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Choosing a Master's Program

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Whether you are just breaking into the TESOL field or have already been in the profession for some time, pursuing a Master of Arts is a great way to increase your knowledge and expand your career opportunities is by pursuing a Master of Arts degree in TESOL. There are so many programs and options that just figuring out what to do can feel overwhelming at times. Based on research of ten well-known TESOL programs in the United States and several in Canada, Australia, and the United Kingdom, there are some key factors to consider when choosing a graduate school. The most important thing is finding a program that is the best fit for you.

TESOL's Tips for Choosing a Master's Program

TESOL’s position is that the master’s degree in TESOL (or a related area) can be considered the terminal degree for teaching positions in English as an additional language (EAL). In other words, someone with a Master of Arts in TESOL is widely regarded by employers and peers as being well-prepared to become a properly trained professional in the field. In addition, having a master’s in TESOL will greatly expand your career options.

An MA (Master of Arts) degree requires a bachelor’s degree as a prerequisite. Having an MA means you are highly educated in a particular subject.

An MEd degree is a master’s degree in education. This indicates that you are not only highly qualified in a certain subject but that you are also able to teach it to others.

An MAT is a Master of Arts in teaching. It is similar to the master’s degree in education because it indicates the graduate is both highly knowledgeable in a subject and has been given the tools and methodology to teach the subject to others.

The number of classes varies from one school to the next. Most require 30–41 college units to complete the entire degree. One graduate credit is usually given for each hour the class meets each week, so a three-unit graduate class would generally meet for three hours a week for the entire term. This time does not include homework, reading, and projects that would be required for the course also. A full-time course load in graduate school is usually about eight units per term. Working professionals often choose to enroll part-time because of the time commitment involved in undertaking a graduate program.

Because there are so many different types of TESOL-related master’s degrees, figuring out which one is best for you may be a challenge. Most of the degrees fall into one of two categories:

  • MA in TESOL. This degree focuses on pedagogy. If you are hoping to teach English as an additional language, then this degree will give you the proper training and experience to do so. You should be able to teach students English without knowing the language of the students that you are teaching, but when teaching EAL or EFL, it is also beneficial if you know something about the language(s) and culture(s) of your students.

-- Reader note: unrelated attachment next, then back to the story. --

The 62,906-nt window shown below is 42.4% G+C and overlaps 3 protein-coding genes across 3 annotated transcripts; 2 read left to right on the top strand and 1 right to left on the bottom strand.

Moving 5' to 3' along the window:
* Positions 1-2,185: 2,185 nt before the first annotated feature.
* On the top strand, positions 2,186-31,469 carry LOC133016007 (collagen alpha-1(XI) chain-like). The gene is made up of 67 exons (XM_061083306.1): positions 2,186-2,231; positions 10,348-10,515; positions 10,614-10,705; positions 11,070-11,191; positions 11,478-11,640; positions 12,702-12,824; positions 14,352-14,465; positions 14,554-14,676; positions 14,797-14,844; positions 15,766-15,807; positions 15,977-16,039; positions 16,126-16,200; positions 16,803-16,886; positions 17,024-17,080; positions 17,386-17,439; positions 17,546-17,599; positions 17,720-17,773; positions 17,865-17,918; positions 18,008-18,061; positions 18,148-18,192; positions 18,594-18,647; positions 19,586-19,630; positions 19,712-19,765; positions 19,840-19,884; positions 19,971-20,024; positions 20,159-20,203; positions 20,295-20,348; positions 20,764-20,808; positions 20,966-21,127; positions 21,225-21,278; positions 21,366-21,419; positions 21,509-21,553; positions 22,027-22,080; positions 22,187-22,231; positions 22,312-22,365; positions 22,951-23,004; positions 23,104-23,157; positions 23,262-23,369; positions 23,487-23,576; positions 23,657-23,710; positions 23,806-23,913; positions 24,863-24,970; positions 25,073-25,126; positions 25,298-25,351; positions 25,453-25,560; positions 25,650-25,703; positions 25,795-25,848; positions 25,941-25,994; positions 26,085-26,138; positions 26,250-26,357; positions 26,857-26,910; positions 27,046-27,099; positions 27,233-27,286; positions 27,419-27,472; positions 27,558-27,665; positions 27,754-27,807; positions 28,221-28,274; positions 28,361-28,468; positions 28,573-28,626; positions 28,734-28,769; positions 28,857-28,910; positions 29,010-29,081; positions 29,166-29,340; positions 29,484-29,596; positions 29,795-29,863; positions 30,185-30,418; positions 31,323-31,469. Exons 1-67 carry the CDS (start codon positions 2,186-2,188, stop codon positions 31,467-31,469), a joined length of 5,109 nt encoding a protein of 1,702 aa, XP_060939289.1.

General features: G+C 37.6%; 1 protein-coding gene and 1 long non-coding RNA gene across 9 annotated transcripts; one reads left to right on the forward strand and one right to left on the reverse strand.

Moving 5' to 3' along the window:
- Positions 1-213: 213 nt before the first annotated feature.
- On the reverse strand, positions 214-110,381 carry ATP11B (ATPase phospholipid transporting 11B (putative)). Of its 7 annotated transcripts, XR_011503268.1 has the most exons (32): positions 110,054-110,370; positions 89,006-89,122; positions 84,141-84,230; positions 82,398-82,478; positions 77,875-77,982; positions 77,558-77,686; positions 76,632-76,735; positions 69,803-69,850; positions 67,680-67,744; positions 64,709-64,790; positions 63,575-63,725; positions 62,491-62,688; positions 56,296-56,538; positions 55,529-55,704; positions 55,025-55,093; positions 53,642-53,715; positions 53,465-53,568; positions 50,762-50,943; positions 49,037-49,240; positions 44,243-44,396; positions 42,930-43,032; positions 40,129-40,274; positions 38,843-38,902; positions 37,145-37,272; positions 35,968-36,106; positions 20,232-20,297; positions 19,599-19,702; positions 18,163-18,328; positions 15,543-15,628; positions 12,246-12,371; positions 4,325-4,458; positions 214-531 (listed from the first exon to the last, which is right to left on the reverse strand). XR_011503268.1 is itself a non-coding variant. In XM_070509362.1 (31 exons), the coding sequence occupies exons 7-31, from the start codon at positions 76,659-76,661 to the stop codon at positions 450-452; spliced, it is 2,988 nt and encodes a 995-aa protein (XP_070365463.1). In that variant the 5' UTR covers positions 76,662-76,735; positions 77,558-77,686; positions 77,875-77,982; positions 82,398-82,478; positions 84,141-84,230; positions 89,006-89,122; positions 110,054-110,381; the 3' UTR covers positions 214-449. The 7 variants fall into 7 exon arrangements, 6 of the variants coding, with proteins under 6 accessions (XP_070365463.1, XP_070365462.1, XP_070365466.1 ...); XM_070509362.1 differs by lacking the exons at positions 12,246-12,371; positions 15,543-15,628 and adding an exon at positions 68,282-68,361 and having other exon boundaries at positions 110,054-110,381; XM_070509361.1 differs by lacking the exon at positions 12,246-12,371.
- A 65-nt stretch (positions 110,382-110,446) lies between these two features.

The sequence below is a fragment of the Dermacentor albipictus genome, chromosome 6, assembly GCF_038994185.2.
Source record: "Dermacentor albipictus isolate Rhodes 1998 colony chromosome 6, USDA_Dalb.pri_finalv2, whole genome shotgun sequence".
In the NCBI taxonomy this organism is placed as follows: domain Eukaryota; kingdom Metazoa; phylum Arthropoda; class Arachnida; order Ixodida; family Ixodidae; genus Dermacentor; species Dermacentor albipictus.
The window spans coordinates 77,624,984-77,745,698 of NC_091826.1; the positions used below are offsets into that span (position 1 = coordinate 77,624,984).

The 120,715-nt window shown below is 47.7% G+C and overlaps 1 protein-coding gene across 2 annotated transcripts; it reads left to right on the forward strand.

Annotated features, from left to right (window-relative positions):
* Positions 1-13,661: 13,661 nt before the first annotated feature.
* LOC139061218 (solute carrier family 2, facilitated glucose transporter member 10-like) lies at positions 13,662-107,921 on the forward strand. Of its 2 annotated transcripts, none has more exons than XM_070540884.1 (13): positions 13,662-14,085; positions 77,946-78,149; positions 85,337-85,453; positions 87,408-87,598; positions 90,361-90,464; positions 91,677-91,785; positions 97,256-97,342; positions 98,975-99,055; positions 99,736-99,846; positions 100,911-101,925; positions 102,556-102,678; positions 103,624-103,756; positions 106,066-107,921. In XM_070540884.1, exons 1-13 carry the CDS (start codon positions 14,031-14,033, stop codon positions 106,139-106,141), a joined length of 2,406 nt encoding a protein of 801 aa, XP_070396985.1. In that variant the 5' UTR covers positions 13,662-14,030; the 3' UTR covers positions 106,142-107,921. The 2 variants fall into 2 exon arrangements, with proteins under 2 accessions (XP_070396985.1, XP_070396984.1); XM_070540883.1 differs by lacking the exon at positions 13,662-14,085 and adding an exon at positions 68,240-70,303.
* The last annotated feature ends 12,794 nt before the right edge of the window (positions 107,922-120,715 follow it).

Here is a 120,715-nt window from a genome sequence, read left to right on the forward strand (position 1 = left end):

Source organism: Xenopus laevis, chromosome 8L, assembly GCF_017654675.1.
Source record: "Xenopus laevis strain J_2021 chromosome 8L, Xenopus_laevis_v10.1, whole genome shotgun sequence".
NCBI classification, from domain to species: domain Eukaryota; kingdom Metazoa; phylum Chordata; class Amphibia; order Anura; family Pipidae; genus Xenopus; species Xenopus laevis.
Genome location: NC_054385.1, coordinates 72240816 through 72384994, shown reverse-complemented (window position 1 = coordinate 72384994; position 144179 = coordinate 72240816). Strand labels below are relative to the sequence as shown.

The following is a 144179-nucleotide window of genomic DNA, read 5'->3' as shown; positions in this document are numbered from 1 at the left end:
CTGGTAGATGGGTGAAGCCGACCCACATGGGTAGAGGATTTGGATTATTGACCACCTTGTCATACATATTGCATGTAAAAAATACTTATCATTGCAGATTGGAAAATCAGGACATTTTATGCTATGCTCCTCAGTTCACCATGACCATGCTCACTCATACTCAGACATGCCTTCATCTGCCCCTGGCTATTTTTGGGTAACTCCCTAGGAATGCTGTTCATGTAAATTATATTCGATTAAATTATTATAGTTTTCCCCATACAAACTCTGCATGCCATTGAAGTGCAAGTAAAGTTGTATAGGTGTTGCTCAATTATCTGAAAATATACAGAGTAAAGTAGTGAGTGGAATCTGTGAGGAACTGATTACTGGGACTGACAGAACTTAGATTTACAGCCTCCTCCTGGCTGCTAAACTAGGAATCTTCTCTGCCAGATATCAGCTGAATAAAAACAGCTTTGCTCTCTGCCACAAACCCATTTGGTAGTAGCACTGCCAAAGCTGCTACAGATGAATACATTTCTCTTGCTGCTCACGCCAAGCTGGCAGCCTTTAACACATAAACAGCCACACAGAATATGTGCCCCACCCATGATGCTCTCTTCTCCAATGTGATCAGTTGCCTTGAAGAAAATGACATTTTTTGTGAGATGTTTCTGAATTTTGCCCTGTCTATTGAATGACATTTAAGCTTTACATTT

In the United States, many colleges that offer an MA in TESOL will also offer state certification to teach EAL in K–12 public schools. This route will require more units to satisfy the requirements that lead to certification and usually involves a semester of student teaching. This would not be necessary for prospective students that already have a teaching credential, are attending the school online, do not live in the same state or country as the school, or have already decided that they would like to teach adults.

  • MA in applied linguistics. This degree usually focuses more on theory and language research. The MA in applied linguistics is designed as a first step in a research career in applied linguistics. It provides both a breadth of knowledge in several areas of applied linguistics and the specialized knowledge and skills needed to plan and conduct research in the areas of specialization within a program, such as language acquisition or discourse analysis.

While each school is unique in which courses it requires to complete a Master of Arts in TESOL, most reputable schools will require the following courses in the degree program.

  • Foundations in TESOL: This introductory course gives students a general idea of what is involved in teaching English as an additional language. It may focus on the community resources that are available for the EAL population in the area, or it could have students observe or interview an EAL teacher, class, or student.
  • Methods and/or learning theory: This course focuses on different learning theories and methods of instruction. Graduate students will be able to give a critical review of the benefits and drawbacks of each theory.
  • Second language acquisition: An MA in TESOL program may require more than one course in second language acquisition. These classes focus on how students learn languages, the phases in how one acquires a language, and perhaps instructional strategies to help in the language acquisition process.
  • Structure of English or English grammar: Some schools may not offer this course independently because it may be part of a second language acquisition class. It is important for future English language teachers to explain certain parts of the English language while teaching it. Inevitably, multilingual learners of English (MLEs) will ask grammar-related questions in class. Some English speakers are so immersed in the language it may be difficult for some of them to explain rules without explicitly learning them.
  • Assessment: This course will show graduate students’ various methods of assessment in an EAL curriculum. It will also explain how to ensure that tests are valid, reliable, and practical to use in the classroom.